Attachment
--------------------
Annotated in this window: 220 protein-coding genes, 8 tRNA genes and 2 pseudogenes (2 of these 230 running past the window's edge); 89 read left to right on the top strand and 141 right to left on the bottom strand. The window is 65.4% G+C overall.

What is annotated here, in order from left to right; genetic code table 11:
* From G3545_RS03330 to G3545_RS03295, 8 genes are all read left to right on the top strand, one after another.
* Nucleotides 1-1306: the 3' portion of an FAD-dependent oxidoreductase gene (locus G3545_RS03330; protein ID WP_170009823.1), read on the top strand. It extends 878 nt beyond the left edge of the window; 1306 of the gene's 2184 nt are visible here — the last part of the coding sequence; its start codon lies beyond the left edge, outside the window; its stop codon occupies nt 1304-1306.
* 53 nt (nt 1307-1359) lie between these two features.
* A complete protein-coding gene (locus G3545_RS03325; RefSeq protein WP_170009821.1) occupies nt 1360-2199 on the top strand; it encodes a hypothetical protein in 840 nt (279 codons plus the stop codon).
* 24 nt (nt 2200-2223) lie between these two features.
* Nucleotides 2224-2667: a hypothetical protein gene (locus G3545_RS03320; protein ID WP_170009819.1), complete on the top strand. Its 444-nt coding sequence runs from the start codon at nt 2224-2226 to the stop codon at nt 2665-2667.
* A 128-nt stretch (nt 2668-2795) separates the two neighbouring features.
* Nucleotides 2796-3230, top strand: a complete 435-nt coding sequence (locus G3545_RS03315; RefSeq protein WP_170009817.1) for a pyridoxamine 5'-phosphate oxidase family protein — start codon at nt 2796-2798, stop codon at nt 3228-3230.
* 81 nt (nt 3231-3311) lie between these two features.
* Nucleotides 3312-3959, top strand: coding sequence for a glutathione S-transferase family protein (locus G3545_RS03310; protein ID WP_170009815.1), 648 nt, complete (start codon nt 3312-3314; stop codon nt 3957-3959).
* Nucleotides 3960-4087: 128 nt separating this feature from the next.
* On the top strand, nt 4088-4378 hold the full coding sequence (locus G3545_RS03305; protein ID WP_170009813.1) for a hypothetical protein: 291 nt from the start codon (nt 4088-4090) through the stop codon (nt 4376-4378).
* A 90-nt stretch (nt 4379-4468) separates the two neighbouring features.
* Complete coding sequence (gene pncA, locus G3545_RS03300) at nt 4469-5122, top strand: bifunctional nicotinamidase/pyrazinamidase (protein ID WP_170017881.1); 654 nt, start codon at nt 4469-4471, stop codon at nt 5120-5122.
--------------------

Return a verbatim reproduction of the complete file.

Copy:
Annotated in this window: 220 protein-coding genes, 8 tRNA genes and 2 pseudogenes (2 of these 230 running past the window's edge); 89 read left to right on the top strand and 141 right to left on the bottom strand. The window is 65.4% G+C overall.

What is annotated here, in order from left to right; genetic code table 11:
* From G3545_RS03330 to G3545_RS03295, 8 genes are all read left to right on the top strand, one after another.
* Nucleotides 1-1306: the 3' portion of an FAD-dependent oxidoreductase gene (locus G3545_RS03330; protein ID WP_170009823.1), read on the top strand. It extends 878 nt beyond the left edge of the window; 1306 of the gene's 2184 nt are visible here — the last part of the coding sequence; its start codon lies beyond the left edge, outside the window; its stop codon occupies nt 1304-1306.
* 53 nt (nt 1307-1359) lie between these two features.
* A complete protein-coding gene (locus G3545_RS03325; RefSeq protein WP_170009821.1) occupies nt 1360-2199 on the top strand; it encodes a hypothetical protein in 840 nt (279 codons plus the stop codon).
* 24 nt (nt 2200-2223) lie between these two features.
* Nucleotides 2224-2667: a hypothetical protein gene (locus G3545_RS03320; protein ID WP_170009819.1), complete on the top strand. Its 444-nt coding sequence runs from the start codon at nt 2224-2226 to the stop codon at nt 2665-2667.
* A 128-nt stretch (nt 2668-2795) separates the two neighbouring features.
* Nucleotides 2796-3230, top strand: a complete 435-nt coding sequence (locus G3545_RS03315; RefSeq protein WP_170009817.1) for a pyridoxamine 5'-phosphate oxidase family protein — start codon at nt 2796-2798, stop codon at nt 3228-3230.
* 81 nt (nt 3231-3311) lie between these two features.
* Nucleotides 3312-3959, top strand: coding sequence for a glutathione S-transferase family protein (locus G3545_RS03310; protein ID WP_170009815.1), 648 nt, complete (start codon nt 3312-3314; stop codon nt 3957-3959).
* Nucleotides 3960-4087: 128 nt separating this feature from the next.
* On the top strand, nt 4088-4378 hold the full coding sequence (locus G3545_RS03305; protein ID WP_170009813.1) for a hypothetical protein: 291 nt from the start codon (nt 4088-4090) through the stop codon (nt 4376-4378).
* A 90-nt stretch (nt 4379-4468) separates the two neighbouring features.
* Complete coding sequence (gene pncA, locus G3545_RS03300) at nt 4469-5122, top strand: bifunctional nicotinamidase/pyrazinamidase (protein ID WP_170017881.1); 654 nt, start codon at nt 4469-4471, stop codon at nt 5120-5122.